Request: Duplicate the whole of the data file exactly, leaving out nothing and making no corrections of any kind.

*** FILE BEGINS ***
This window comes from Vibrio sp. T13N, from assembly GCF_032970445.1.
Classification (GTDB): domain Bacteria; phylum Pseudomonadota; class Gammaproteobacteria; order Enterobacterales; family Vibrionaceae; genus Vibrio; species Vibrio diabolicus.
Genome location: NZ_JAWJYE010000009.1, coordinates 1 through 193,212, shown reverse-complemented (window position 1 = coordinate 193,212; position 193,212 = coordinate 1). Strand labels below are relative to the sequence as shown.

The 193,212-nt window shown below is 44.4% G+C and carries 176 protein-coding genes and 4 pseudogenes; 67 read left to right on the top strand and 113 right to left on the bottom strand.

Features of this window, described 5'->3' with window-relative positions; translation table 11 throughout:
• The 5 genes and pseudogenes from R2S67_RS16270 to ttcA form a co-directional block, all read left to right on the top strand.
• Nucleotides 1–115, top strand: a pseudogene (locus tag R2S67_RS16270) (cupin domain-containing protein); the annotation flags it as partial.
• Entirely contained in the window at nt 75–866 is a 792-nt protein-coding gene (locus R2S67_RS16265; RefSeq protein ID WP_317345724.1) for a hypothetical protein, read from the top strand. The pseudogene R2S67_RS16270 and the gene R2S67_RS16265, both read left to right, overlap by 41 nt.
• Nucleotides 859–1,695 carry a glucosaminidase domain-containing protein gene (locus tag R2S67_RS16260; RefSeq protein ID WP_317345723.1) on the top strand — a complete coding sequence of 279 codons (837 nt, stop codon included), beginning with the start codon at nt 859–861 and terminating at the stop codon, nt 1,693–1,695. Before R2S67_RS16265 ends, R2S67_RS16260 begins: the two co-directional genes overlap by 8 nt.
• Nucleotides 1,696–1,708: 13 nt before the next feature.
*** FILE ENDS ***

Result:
This window comes from Vibrio sp. T13N, from assembly GCF_032970445.1.
Classification (GTDB): domain Bacteria; phylum Pseudomonadota; class Gammaproteobacteria; order Enterobacterales; family Vibrionaceae; genus Vibrio; species Vibrio diabolicus.
Genome location: NZ_JAWJYE010000009.1, coordinates 1 through 193,212, shown reverse-complemented (window position 1 = coordinate 193,212; position 193,212 = coordinate 1). Strand labels below are relative to the sequence as shown.

The 193,212-nt window shown below is 44.4% G+C and carries 176 protein-coding genes and 4 pseudogenes; 67 read left to right on the top strand and 113 right to left on the bottom strand.

Features of this window, described 5'->3' with window-relative positions; translation table 11 throughout:
• The 5 genes and pseudogenes from R2S67_RS16270 to ttcA form a co-directional block, all read left to right on the top strand.
• Nucleotides 1–115, top strand: a pseudogene (locus tag R2S67_RS16270) (cupin domain-containing protein); the annotation flags it as partial.
• Entirely contained in the window at nt 75–866 is a 792-nt protein-coding gene (locus R2S67_RS16265; RefSeq protein ID WP_317345724.1) for a hypothetical protein, read from the top strand. The pseudogene R2S67_RS16270 and the gene R2S67_RS16265, both read left to right, overlap by 41 nt.
• Nucleotides 859–1,695 carry a glucosaminidase domain-containing protein gene (locus tag R2S67_RS16260; RefSeq protein ID WP_317345723.1) on the top strand — a complete coding sequence of 279 codons (837 nt, stop codon included), beginning with the start codon at nt 859–861 and terminating at the stop codon, nt 1,693–1,695. Before R2S67_RS16265 ends, R2S67_RS16260 begins: the two co-directional genes overlap by 8 nt.
• Nucleotides 1,696–1,708: 13 nt before the next feature.